Adaptability and transferability of flood loss functions in residential areas
- 1Institute of Geography, University of Innsbruck, Innrain 52f, 6020 Innsbruck, Austria
- 2Institute of Earth and Environmental Science, University of Potsdam, Karl-Liebknecht-Str. 24–25, 14476 Potsdam, Germany
- 3alpS GmbH, Grabenweg 68, 6020 Innsbruck, Austria
- *now at: TIWAG-Tiroler Wasserkraft AG, Eduard-Wallnöfer-Platz 2, 6020 Innsbruck, Austria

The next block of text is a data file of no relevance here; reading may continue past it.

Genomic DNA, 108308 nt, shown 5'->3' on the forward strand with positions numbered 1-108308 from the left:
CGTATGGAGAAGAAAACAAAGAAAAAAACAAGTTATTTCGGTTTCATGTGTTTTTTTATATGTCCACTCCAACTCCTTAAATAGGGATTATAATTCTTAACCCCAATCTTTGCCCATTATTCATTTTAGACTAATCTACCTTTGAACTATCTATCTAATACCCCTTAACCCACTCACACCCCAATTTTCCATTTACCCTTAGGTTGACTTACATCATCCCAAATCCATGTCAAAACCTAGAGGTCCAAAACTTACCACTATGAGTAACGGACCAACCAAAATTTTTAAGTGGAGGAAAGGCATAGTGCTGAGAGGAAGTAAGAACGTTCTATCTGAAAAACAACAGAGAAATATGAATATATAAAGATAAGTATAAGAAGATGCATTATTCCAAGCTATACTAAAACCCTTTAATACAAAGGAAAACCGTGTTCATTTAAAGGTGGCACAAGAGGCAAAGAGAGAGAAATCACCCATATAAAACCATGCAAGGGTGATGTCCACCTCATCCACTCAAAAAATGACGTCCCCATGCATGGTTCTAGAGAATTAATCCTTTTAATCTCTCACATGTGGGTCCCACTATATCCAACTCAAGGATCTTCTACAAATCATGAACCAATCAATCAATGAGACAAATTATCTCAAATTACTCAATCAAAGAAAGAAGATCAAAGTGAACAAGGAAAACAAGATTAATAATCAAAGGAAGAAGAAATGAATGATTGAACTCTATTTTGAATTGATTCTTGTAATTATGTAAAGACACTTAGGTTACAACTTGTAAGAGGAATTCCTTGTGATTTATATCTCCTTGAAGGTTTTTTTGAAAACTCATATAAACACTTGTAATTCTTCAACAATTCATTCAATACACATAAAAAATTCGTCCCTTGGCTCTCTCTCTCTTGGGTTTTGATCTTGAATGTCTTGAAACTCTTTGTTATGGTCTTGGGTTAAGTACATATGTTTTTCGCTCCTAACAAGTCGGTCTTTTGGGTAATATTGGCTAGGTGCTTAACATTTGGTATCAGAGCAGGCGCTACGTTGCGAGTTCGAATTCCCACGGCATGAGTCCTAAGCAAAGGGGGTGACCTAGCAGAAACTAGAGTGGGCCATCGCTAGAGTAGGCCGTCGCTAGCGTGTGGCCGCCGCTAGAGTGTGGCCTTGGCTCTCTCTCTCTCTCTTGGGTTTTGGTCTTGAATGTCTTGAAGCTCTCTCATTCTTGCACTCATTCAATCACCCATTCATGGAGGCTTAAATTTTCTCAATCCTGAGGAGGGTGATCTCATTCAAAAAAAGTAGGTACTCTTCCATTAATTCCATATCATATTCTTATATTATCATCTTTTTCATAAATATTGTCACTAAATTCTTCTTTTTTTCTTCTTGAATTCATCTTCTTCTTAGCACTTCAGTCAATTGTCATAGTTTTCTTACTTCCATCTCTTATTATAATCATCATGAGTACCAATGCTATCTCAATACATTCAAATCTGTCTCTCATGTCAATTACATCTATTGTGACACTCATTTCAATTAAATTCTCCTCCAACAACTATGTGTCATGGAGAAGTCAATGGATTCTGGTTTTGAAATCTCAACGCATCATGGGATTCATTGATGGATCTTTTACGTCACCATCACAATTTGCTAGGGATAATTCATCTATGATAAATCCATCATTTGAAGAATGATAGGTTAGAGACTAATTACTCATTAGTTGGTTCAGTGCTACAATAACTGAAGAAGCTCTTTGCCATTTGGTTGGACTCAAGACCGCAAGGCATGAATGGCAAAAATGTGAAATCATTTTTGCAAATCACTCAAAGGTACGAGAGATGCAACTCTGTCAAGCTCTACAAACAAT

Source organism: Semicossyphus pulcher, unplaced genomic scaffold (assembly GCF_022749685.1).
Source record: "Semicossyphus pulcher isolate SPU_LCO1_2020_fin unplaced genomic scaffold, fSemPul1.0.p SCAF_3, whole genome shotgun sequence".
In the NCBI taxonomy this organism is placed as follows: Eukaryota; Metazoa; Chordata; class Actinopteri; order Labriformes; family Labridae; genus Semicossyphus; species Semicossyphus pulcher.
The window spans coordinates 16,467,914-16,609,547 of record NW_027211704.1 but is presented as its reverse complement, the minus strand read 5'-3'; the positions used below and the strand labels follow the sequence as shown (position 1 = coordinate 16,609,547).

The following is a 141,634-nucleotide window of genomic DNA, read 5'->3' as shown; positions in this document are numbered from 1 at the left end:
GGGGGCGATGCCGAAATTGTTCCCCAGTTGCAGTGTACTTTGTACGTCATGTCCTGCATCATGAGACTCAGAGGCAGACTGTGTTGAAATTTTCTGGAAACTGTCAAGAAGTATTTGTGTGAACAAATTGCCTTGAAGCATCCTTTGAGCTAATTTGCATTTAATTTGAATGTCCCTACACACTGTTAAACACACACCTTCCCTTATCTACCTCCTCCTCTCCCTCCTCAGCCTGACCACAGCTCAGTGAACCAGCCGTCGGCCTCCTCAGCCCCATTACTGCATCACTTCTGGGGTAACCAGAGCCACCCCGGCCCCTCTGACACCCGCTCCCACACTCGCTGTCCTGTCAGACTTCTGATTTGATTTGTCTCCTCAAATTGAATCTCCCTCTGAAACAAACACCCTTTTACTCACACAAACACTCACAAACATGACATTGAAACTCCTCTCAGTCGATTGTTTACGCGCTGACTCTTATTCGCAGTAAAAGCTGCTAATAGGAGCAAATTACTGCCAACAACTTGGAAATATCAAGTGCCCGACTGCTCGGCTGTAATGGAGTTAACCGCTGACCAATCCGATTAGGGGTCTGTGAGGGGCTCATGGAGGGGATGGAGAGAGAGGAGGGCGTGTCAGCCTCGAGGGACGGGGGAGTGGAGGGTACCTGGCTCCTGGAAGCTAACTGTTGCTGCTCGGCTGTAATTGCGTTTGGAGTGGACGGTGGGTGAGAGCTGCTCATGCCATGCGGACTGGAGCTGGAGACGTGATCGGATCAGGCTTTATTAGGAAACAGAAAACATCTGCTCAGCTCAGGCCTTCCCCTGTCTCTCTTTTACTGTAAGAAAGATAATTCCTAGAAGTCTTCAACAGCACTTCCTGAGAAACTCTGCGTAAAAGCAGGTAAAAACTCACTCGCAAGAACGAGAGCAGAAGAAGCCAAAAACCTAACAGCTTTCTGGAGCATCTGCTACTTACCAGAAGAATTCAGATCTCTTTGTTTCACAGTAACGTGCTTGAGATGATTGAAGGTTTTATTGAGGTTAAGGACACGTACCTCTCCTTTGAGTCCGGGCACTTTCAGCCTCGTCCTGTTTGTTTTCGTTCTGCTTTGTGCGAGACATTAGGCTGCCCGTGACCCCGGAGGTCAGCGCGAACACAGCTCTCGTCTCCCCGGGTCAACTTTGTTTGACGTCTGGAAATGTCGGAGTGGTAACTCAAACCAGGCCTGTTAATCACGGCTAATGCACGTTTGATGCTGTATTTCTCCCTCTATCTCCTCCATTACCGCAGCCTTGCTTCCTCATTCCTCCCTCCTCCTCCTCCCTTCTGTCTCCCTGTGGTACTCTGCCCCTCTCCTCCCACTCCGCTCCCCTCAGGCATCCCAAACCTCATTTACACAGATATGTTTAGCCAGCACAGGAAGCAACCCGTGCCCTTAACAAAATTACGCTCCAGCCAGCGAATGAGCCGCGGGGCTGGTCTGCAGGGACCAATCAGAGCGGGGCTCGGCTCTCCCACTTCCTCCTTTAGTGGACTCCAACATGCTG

Abstract. Flood loss modeling is an important component within flood risk assessments. Traditionally, stage-damage functions are used for the estimation of direct monetary damage to buildings. Although it is known that such functions are governed by large uncertainties, they are commonly applied – even in different geographical regions – without further validation, mainly due to the lack of real damage data. Until now, little research has been done to investigate the applicability and transferability of such damage models to other regions. In this study, the last severe flood event in the Austrian Lech Valley in 2005 was simulated to test the performance of various damage functions from different geographical regions in Central Europe for the residential sector. In addition to common stage-damage curves, new functions were derived from empirical flood loss data collected in the aftermath of recent flood events in neighboring Germany. Furthermore, a multi-parameter flood loss model for the residential sector was adapted to the study area and also evaluated with official damage data. The analysis reveals that flood loss functions derived from related and more similar regions perform considerably better than those from more heterogeneous data sets of different regions and flood events. While former loss functions estimate the observed damage well, the latter overestimate the reported loss clearly. To illustrate the effect of model choice on the resulting uncertainty of damage estimates, the current flood risk for residential areas was calculated. In the case of extreme events like the 300 yr flood, for example, the range of losses to residential buildings between the highest and the lowest estimates amounts to a factor of 18, in contrast to properly validated models with a factor of 2.3. Even if the risk analysis is only performed for residential areas, our results reveal evidently that a carefree model transfer in other geographical regions might be critical. Therefore, we conclude that loss models should at least be selected or derived from related regions with similar flood and building characteristics, as far as no model validation is possible. To further increase the general reliability of flood loss assessment in the future, more loss data and more comprehensive loss data for model development and validation are needed.